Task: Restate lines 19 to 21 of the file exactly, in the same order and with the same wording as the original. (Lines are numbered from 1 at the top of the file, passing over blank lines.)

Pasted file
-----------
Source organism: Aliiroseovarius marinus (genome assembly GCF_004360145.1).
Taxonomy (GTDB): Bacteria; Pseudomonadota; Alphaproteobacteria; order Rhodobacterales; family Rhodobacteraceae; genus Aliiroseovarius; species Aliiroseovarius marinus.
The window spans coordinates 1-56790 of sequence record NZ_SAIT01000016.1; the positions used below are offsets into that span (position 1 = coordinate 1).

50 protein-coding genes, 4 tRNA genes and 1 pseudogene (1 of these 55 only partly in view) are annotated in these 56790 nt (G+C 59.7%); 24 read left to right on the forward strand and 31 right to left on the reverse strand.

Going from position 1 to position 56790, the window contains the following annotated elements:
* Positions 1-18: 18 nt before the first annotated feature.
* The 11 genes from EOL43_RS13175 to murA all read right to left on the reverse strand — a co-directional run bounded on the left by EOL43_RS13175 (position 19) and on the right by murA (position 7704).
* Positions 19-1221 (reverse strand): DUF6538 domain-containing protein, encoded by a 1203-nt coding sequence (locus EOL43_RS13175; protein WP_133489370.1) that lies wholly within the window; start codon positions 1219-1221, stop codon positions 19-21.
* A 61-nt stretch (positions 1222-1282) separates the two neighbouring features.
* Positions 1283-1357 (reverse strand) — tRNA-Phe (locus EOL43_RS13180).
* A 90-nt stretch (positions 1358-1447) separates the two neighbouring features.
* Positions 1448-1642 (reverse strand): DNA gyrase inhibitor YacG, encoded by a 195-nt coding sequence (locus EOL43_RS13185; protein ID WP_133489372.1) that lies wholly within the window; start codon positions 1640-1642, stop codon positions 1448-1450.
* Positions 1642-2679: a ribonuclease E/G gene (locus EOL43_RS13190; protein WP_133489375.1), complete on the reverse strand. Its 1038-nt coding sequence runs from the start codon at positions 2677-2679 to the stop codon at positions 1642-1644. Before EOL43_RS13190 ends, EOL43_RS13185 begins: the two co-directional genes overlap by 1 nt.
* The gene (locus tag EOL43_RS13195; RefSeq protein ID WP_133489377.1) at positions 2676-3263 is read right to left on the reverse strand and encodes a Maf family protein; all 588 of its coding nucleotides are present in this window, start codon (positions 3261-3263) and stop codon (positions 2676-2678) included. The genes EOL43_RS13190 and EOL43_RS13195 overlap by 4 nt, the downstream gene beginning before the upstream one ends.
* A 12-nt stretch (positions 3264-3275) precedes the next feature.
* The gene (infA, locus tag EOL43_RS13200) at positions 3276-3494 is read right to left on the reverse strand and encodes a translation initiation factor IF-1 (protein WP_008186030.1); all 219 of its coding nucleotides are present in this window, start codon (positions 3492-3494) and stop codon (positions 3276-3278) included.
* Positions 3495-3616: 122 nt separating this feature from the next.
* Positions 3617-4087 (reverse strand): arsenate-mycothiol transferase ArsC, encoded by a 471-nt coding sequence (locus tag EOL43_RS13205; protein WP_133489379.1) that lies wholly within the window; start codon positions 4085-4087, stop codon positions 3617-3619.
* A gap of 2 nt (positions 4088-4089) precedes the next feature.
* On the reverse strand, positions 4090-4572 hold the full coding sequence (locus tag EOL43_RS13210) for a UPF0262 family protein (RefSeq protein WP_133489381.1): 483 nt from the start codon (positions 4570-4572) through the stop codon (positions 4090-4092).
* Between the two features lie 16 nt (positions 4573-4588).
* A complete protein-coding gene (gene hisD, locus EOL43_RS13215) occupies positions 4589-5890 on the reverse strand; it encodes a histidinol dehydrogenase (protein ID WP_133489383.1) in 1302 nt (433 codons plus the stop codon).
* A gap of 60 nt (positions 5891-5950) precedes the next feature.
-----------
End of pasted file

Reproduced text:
* A gap of 2 nt (positions 4088-4089) precedes the next feature.
* On the reverse strand, positions 4090-4572 hold the full coding sequence (locus tag EOL43_RS13210) for a UPF0262 family protein (RefSeq protein WP_133489381.1): 483 nt from the start codon (positions 4570-4572) through the stop codon (positions 4090-4092).
* Between the two features lie 16 nt (positions 4573-4588).